How big is your yurt?
It is a 30ft yurt. We have it roughly divided in half and downstairs, we have two bedrooms and an upper loft which is divided into two spaces. We built a small walk-in pantry underneath the central half spiral staircase. The other half is an open kitchen/lounge/dining area. We are really happy with this layout and feel we have maximised every inch of the space we have. You can see a floor plan below and there are built-in shelves in the boys' rooms in the mezzanine which are above our wardrobe and the other one. 

What yurt company did you use and why?
We did a lot of research into various yurt companies, yurts are far more common in the USA then they are here in Australia and we settled on Pacific Yurts. They have a long and reliable history of producing good quality yurts, an excellent and comprehensive website and were brilliant to deal with.  

Here is their link Pacific Yurts  

Pacific Yurts came highly recommended and had clear customizable options. They have a history of excellent customer service and utilising the best materials available, which is why we choose them. We felt we could trust them with our money and that they would deliver what they promised. 
Blue Mountain Yurts are an Australian supplier of the American made Colerado Yurts. They are worth looking into, though I have no personal experience with them so with anything, please do your own research. It's a big cost item! Sometimes we talk about putting a second smaller yurt for more space for the kids as they grow and if we decide to do this we will look more closely at them, purely due to the import costs which we were caught out by.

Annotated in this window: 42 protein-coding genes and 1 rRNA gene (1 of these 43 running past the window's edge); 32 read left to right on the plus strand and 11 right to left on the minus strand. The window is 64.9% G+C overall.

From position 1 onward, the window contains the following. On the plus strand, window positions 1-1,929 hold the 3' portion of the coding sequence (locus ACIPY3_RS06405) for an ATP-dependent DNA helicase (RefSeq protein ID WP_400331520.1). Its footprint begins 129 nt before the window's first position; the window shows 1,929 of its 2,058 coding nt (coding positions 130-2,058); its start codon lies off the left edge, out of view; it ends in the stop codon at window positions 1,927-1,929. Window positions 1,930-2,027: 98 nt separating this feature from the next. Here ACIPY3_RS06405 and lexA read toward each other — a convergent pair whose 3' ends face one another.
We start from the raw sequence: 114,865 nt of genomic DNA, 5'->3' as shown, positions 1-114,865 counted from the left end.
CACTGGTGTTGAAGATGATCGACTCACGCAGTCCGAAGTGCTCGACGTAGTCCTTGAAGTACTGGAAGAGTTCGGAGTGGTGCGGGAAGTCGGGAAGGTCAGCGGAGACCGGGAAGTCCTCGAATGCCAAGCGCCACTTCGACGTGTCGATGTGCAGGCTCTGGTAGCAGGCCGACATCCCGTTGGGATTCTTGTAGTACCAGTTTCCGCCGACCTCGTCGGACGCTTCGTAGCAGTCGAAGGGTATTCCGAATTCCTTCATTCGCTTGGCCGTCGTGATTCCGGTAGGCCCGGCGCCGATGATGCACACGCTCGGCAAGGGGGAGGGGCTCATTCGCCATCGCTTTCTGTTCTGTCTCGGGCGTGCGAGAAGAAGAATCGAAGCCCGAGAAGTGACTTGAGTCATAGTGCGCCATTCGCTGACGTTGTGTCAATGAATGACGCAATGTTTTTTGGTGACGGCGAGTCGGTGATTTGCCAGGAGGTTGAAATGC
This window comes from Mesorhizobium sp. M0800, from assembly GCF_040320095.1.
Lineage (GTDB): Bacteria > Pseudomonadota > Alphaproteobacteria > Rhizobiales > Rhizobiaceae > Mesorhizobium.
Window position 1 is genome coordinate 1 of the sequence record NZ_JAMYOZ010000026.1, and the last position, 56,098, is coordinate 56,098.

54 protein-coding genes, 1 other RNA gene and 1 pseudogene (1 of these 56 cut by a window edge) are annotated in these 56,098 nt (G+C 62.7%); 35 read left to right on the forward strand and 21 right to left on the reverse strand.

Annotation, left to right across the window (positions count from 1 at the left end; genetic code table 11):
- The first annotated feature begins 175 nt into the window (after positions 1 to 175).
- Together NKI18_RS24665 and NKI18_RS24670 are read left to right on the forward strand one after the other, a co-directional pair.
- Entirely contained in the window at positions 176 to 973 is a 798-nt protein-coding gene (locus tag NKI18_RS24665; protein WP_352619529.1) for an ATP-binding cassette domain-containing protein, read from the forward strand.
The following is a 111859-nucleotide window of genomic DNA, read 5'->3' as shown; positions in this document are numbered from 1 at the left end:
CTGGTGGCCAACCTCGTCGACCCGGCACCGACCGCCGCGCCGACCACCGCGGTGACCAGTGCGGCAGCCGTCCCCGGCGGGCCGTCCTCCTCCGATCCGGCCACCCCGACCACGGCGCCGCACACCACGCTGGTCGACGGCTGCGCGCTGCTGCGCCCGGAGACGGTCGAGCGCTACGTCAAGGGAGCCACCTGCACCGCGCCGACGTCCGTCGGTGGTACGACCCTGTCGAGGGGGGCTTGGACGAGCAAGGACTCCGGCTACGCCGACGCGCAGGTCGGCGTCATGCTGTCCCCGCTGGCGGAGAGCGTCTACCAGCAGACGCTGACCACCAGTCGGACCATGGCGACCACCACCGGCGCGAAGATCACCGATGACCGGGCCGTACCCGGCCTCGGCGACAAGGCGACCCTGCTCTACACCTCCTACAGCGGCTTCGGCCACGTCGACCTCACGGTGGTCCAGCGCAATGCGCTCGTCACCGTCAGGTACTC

However, we remain incredibly happy with our Pacific Yurt and highly recommend them. 

What is your yurt built on?
Our yurt is built on a timber platform. The platform is built from hardwood turpentine stilts, felled from our own property with treated pine joists with yellow tongue flooring laid on top. We have hardwood flooring laid on that. The platform plans are included in the yurt instructions, and you can get them emailed to you prior to your yurt arriving. 

How much did it cost?
We paid about $30k for the yurt itself. Though this will fluctuate depending on what the Aussie dollar is doing. However, we got caught out with shipping which added an extra $12k on the Australian side of things. This included things like GST, import taxes, handling fees, storage space, customs manager etc. 

How did you import it?
Pacific Yurts crated our yurt up brilliantly and it was packed into a 20ft shipping container.
You will need to hire a customs manager who will liaise with the company to organise shipment.  
You also need to be aware of the brown marmorated stink bug when importing timber from the USA. Fumigation and then a quarantine period may be required depending on the season. We were fortunate we didn't need this as the already high import cost could have skyrocketed. 

Australia's borders are highly regulated and at this time, Pacific Yurts had not imported many yurts into Australia so they were unsure themselves on how to ensure they were following Australian protocol. We worked it out together, and I know they had a couple more yurts being built to ship to Australia so no doubt they have their procedures in place now.